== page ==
Every Word a Correction

A picture is worth a thousand words.

You’ve heard this before, right? Well, how about the statement below?

A thousand words is worth at least a thousand pictures. Ah, here’s today’s focus.

In the late 1960’s and early 1970’s, several publications printed an essay by Samuel R. Delany titled “About Five Thousand One Hundred and Seventy Five Words”. In this essay, which is in my copy of SF: The Other Side of Realism, Delany explains how the meaning of each word in a novel relates to every preceding word. The first word, he contends, forms an image. The image may be vague and unseen in your subconscious, but it’s there. The next word modifies the image, or at least, the emotion tied to the image.

A single word, he contends, can change the type and quality of the entire novel, because each word modifies your image of the novel’s contents.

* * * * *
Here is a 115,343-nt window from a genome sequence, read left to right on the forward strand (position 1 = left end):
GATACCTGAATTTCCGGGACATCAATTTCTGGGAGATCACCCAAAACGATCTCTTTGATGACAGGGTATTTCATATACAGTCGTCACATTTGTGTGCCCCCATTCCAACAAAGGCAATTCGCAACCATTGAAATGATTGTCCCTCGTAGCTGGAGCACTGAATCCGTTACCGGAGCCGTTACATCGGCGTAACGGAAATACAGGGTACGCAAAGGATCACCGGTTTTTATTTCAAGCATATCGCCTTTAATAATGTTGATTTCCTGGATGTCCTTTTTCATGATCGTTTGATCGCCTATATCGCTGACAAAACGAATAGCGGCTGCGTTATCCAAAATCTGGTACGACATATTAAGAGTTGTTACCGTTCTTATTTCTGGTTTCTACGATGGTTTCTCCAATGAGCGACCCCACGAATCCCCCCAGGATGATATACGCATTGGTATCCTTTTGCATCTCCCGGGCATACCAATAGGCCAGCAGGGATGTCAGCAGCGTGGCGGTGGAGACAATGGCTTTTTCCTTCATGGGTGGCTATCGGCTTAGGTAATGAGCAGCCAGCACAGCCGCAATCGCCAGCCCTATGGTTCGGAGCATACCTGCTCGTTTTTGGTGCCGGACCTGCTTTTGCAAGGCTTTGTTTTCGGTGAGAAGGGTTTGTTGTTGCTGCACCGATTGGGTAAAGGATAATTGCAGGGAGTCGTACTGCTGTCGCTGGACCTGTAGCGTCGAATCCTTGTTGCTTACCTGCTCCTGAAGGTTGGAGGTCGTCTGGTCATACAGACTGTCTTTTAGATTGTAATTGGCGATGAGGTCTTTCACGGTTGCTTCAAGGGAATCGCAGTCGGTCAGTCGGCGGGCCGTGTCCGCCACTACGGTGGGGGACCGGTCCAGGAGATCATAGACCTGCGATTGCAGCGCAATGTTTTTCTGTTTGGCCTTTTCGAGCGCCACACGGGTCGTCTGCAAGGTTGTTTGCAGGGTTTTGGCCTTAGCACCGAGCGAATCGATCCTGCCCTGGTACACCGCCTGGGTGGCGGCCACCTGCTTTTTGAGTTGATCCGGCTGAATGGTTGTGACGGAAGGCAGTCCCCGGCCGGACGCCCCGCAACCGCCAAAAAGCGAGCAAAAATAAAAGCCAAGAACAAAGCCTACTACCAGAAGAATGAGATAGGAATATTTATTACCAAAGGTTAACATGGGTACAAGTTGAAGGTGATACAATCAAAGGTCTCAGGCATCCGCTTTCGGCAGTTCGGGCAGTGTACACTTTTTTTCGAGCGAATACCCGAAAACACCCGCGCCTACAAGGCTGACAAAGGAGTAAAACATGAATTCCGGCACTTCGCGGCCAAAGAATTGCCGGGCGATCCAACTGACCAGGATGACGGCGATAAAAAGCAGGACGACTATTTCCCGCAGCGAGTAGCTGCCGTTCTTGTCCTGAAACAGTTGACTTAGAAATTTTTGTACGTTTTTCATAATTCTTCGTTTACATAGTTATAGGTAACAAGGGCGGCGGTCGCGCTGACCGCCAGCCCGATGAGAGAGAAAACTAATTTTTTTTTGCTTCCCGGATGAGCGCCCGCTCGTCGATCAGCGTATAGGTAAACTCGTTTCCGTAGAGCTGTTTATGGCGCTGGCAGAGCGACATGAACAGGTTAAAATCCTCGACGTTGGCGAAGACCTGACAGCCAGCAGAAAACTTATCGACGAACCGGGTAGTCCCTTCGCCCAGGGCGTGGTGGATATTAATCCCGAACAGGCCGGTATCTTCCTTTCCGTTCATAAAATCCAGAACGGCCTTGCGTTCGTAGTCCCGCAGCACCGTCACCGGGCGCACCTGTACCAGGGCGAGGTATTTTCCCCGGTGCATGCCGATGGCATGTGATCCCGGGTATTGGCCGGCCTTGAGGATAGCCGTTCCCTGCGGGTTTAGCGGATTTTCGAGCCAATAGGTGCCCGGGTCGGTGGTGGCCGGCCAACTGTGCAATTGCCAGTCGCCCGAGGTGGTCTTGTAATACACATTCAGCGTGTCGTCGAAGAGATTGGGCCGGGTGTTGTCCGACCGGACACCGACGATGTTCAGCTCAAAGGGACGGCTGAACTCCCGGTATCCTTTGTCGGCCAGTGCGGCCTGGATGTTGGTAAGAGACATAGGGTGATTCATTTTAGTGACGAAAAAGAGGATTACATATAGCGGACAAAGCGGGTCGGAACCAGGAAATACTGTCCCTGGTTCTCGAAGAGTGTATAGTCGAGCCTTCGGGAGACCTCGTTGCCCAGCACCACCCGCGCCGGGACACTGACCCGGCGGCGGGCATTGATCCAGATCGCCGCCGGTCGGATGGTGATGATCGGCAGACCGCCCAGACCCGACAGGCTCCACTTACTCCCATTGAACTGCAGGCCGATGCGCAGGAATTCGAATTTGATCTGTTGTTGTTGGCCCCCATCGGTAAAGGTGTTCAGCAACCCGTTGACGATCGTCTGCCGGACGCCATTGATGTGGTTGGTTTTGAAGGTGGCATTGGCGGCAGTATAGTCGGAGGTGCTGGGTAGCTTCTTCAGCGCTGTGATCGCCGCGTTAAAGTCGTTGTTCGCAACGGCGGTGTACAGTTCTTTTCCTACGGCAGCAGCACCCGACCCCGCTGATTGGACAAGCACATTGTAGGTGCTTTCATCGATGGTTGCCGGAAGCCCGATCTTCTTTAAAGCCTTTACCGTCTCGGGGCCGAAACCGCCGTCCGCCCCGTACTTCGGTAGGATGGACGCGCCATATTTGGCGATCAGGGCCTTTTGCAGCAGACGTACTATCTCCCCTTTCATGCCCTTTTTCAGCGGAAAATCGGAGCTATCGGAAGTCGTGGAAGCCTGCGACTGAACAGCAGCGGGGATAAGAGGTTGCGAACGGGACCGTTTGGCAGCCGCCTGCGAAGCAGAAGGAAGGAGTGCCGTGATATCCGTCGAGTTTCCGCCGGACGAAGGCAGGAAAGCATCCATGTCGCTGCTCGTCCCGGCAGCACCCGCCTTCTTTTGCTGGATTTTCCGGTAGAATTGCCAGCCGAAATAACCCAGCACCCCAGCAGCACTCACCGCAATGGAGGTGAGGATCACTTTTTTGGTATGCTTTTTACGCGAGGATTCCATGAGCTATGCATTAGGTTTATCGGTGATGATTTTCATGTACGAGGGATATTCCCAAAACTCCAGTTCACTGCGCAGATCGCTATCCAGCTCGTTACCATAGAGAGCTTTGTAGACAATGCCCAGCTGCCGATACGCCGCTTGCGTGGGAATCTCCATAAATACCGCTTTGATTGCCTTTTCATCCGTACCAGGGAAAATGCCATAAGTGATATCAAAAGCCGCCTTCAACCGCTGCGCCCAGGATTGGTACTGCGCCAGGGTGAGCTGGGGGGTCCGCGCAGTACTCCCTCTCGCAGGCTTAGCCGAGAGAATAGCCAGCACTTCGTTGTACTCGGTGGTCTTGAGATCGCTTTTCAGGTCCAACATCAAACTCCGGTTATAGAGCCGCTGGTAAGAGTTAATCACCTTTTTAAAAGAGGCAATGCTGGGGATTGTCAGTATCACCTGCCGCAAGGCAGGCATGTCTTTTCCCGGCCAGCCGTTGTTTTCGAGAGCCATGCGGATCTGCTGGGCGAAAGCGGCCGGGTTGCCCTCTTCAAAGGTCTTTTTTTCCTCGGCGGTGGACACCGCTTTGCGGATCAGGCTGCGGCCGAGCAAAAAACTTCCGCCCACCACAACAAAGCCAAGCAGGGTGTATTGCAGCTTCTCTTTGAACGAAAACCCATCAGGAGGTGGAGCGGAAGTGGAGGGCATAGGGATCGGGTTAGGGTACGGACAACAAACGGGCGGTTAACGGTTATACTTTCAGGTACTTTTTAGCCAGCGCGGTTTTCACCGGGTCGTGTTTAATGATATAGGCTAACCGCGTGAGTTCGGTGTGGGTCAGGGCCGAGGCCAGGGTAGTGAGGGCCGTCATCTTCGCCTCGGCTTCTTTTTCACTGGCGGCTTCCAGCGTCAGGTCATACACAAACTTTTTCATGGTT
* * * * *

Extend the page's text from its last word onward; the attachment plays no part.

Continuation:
Take another look at the lone word above. What if it were the first word of a novel? What would you expect next? Are you within the image, below it, or elsewhere? Is it doing anything, or does it wait for the next word?

Below is the rest of the first sentence in my hypothetical novel. To see it, click at the end of this paragraph then slid your mouse down to highlight each word. Please pause after each word and note how your image of “Stars” has changed, if at all.





Is the image in your head the same as when you read the first word?


3 thoughts on “Every Word a Correction”

  1. Oh, what fun! You must teach my that trick!
    Of course, my answer is no.
    Initially, I actually saw a star that hung in my room as a child.

    What a nice post.

    I have noticed myself how one word can change a whole atmosphere. As you show, it can alter much more.

  2. The trick is to blend the words with the background by changing the font color. Highlighting temporarily makes light fonts black (and vice versa), so hidden words appear.

    I know a blogger who uses this trick to hide spoilers. I can think of half a dozen applications.

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